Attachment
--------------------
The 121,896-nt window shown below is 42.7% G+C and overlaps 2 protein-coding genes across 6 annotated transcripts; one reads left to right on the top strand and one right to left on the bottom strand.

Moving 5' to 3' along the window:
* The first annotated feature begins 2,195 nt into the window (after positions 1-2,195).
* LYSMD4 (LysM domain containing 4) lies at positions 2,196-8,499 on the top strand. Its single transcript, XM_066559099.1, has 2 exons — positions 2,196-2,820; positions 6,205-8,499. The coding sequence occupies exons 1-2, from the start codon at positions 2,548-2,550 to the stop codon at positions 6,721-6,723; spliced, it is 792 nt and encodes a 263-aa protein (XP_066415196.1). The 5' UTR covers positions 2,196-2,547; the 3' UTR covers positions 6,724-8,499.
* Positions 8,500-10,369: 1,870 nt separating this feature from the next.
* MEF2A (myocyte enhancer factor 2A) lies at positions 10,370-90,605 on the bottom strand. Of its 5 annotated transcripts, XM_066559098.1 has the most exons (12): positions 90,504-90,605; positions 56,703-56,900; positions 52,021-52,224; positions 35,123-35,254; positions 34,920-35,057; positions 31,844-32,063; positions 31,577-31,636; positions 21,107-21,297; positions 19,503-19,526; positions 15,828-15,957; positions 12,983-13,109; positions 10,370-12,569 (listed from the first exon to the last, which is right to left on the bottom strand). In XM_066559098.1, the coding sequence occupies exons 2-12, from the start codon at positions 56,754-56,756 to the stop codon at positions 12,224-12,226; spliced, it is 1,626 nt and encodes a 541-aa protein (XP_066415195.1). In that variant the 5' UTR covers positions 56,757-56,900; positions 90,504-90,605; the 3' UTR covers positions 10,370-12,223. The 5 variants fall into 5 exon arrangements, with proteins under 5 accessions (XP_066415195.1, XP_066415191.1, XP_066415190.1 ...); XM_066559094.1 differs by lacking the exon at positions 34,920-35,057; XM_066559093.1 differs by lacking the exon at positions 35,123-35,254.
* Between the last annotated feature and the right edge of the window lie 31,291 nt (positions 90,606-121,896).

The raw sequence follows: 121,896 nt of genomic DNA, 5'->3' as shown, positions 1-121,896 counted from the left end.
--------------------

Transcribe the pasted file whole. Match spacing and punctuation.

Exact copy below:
The 121,896-nt window shown below is 42.7% G+C and overlaps 2 protein-coding genes across 6 annotated transcripts; one reads left to right on the top strand and one right to left on the bottom strand.

Moving 5' to 3' along the window:
* The first annotated feature begins 2,195 nt into the window (after positions 1-2,195).
* LYSMD4 (LysM domain containing 4) lies at positions 2,196-8,499 on the top strand. Its single transcript, XM_066559099.1, has 2 exons — positions 2,196-2,820; positions 6,205-8,499. The coding sequence occupies exons 1-2, from the start codon at positions 2,548-2,550 to the stop codon at positions 6,721-6,723; spliced, it is 792 nt and encodes a 263-aa protein (XP_066415196.1). The 5' UTR covers positions 2,196-2,547; the 3' UTR covers positions 6,724-8,499.
* Positions 8,500-10,369: 1,870 nt separating this feature from the next.
* MEF2A (myocyte enhancer factor 2A) lies at positions 10,370-90,605 on the bottom strand. Of its 5 annotated transcripts, XM_066559098.1 has the most exons (12): positions 90,504-90,605; positions 56,703-56,900; positions 52,021-52,224; positions 35,123-35,254; positions 34,920-35,057; positions 31,844-32,063; positions 31,577-31,636; positions 21,107-21,297; positions 19,503-19,526; positions 15,828-15,957; positions 12,983-13,109; positions 10,370-12,569 (listed from the first exon to the last, which is right to left on the bottom strand). In XM_066559098.1, the coding sequence occupies exons 2-12, from the start codon at positions 56,754-56,756 to the stop codon at positions 12,224-12,226; spliced, it is 1,626 nt and encodes a 541-aa protein (XP_066415195.1). In that variant the 5' UTR covers positions 56,757-56,900; positions 90,504-90,605; the 3' UTR covers positions 10,370-12,223. The 5 variants fall into 5 exon arrangements, with proteins under 5 accessions (XP_066415195.1, XP_066415191.1, XP_066415190.1 ...); XM_066559094.1 differs by lacking the exon at positions 34,920-35,057; XM_066559093.1 differs by lacking the exon at positions 35,123-35,254.
* Between the last annotated feature and the right edge of the window lie 31,291 nt (positions 90,606-121,896).

The raw sequence follows: 121,896 nt of genomic DNA, 5'->3' as shown, positions 1-121,896 counted from the left end.